Bookmark   February 13, 2014 at 6:03PM
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debrak2008 - her My Page says she lives in NJ. So, very most likely she has this lime tree inside and has been successful in making it produce fruit - hooray for her - I'm impressed. Sigh. I'm in NC and have as much snow as I want for several years - stomping because I have early veggie seeds and strawberries to plant really soon, besides the asparagus bed that has to be moved and, and, and, I want to be out there RIGHT NOW!. Stomping.

    Bookmark   February 13, 2014 at 7:40PM
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Sorry about the confusion. Yes, the lime tree is indoors. It is pretty amazing to have fresh limes. My Meyer Lemons stubbornly are not ripening - I've never tasted one, and I can't wait. I envy all of you that can have them in your garden.

    Bookmark   February 13, 2014 at 9:36PM
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I am LOLing because here (just north of Philly) we have a ton of snow too, however it is my Meyer Lemon that has produced a bumper crop! My Australian Finger lime is being stubborn, but it may be just too young still.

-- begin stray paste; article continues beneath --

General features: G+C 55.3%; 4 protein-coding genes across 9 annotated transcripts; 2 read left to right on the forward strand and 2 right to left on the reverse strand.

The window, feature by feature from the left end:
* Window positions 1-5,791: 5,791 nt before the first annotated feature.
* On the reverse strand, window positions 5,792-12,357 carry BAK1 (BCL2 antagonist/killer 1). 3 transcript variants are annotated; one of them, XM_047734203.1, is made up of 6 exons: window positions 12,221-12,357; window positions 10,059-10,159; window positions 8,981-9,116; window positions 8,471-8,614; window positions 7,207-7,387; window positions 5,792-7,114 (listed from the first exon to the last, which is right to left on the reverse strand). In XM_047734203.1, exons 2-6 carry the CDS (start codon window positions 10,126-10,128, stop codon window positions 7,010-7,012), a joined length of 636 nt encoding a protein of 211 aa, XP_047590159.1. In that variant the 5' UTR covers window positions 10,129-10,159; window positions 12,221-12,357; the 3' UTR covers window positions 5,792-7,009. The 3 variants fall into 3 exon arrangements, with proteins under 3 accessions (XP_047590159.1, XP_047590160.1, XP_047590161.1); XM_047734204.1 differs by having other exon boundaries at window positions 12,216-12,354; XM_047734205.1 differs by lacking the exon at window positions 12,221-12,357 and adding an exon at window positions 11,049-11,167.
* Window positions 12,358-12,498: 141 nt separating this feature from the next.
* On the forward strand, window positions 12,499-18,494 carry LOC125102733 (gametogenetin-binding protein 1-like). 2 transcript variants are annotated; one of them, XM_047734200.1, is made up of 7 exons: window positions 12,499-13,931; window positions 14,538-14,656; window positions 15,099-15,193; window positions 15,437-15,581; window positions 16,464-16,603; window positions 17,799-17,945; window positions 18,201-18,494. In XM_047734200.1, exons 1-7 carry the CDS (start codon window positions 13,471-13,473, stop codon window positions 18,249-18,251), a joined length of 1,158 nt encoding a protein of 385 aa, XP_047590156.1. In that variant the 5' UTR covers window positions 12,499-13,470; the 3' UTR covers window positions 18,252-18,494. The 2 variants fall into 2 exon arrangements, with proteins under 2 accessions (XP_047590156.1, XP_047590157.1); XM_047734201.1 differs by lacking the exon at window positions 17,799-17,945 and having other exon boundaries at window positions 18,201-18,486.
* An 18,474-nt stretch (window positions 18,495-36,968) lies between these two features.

Yes, freeze the limes whole (or juice them and freeze the juice in small zip bags) for when your tree is regrouping for the next haul.

And this week is going to be in the 40's... lots of melting and spring IS coming!


    Bookmark   February 14, 2014 at 7:18AM
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Malna, I have an indoor Meyer Lemon and after 7 months, the full sized lemon that was on it when I bought it, is finally almost fully ripe. Its been dark green ever since I bought it. I heard it takes forever for them to ripen. Joy, joy! I have a baby lemon on it that's about a half inch long and its flowering again so I've tried some manual pollinating with a feather. Hope its successful! I'm going to try to get more of the Meyer Lemon plants and some Limes plants.

    Bookmark   February 15, 2014 at 1:20PM